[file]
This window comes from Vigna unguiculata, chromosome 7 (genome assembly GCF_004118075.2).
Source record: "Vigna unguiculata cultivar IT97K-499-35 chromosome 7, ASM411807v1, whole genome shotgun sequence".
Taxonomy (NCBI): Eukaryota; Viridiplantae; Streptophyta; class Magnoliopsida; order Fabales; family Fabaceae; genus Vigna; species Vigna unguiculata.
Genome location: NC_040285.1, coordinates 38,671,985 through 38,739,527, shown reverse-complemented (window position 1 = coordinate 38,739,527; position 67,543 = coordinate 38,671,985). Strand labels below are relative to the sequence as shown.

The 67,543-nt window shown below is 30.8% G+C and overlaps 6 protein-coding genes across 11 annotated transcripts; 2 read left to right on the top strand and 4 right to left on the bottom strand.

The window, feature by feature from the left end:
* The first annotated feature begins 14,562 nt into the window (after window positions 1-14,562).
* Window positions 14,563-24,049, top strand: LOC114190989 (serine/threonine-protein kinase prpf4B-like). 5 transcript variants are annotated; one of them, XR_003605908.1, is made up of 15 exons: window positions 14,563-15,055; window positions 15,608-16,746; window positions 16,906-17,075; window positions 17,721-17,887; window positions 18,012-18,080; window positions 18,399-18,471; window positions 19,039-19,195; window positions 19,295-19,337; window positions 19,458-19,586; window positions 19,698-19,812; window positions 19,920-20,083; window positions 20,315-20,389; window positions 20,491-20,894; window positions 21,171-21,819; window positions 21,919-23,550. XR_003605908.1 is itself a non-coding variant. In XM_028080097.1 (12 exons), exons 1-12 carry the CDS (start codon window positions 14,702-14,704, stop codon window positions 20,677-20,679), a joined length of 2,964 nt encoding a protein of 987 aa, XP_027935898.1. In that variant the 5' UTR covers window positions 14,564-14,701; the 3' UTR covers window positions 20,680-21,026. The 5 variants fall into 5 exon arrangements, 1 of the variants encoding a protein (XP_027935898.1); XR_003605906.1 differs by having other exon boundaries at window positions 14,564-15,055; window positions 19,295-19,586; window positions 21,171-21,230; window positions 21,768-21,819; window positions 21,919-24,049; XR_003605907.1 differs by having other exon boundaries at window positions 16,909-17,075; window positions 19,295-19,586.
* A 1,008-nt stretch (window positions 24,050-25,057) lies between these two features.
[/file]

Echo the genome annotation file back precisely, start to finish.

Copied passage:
This window comes from Vigna unguiculata, chromosome 7 (genome assembly GCF_004118075.2).
Source record: "Vigna unguiculata cultivar IT97K-499-35 chromosome 7, ASM411807v1, whole genome shotgun sequence".
Taxonomy (NCBI): Eukaryota; Viridiplantae; Streptophyta; class Magnoliopsida; order Fabales; family Fabaceae; genus Vigna; species Vigna unguiculata.
Genome location: NC_040285.1, coordinates 38,671,985 through 38,739,527, shown reverse-complemented (window position 1 = coordinate 38,739,527; position 67,543 = coordinate 38,671,985). Strand labels below are relative to the sequence as shown.

The 67,543-nt window shown below is 30.8% G+C and overlaps 6 protein-coding genes across 11 annotated transcripts; 2 read left to right on the top strand and 4 right to left on the bottom strand.

The window, feature by feature from the left end:
* The first annotated feature begins 14,562 nt into the window (after window positions 1-14,562).
* Window positions 14,563-24,049, top strand: LOC114190989 (serine/threonine-protein kinase prpf4B-like). 5 transcript variants are annotated; one of them, XR_003605908.1, is made up of 15 exons: window positions 14,563-15,055; window positions 15,608-16,746; window positions 16,906-17,075; window positions 17,721-17,887; window positions 18,012-18,080; window positions 18,399-18,471; window positions 19,039-19,195; window positions 19,295-19,337; window positions 19,458-19,586; window positions 19,698-19,812; window positions 19,920-20,083; window positions 20,315-20,389; window positions 20,491-20,894; window positions 21,171-21,819; window positions 21,919-23,550. XR_003605908.1 is itself a non-coding variant. In XM_028080097.1 (12 exons), exons 1-12 carry the CDS (start codon window positions 14,702-14,704, stop codon window positions 20,677-20,679), a joined length of 2,964 nt encoding a protein of 987 aa, XP_027935898.1. In that variant the 5' UTR covers window positions 14,564-14,701; the 3' UTR covers window positions 20,680-21,026. The 5 variants fall into 5 exon arrangements, 1 of the variants encoding a protein (XP_027935898.1); XR_003605906.1 differs by having other exon boundaries at window positions 14,564-15,055; window positions 19,295-19,586; window positions 21,171-21,230; window positions 21,768-21,819; window positions 21,919-24,049; XR_003605907.1 differs by having other exon boundaries at window positions 16,909-17,075; window positions 19,295-19,586.
* A 1,008-nt stretch (window positions 24,050-25,057) lies between these two features.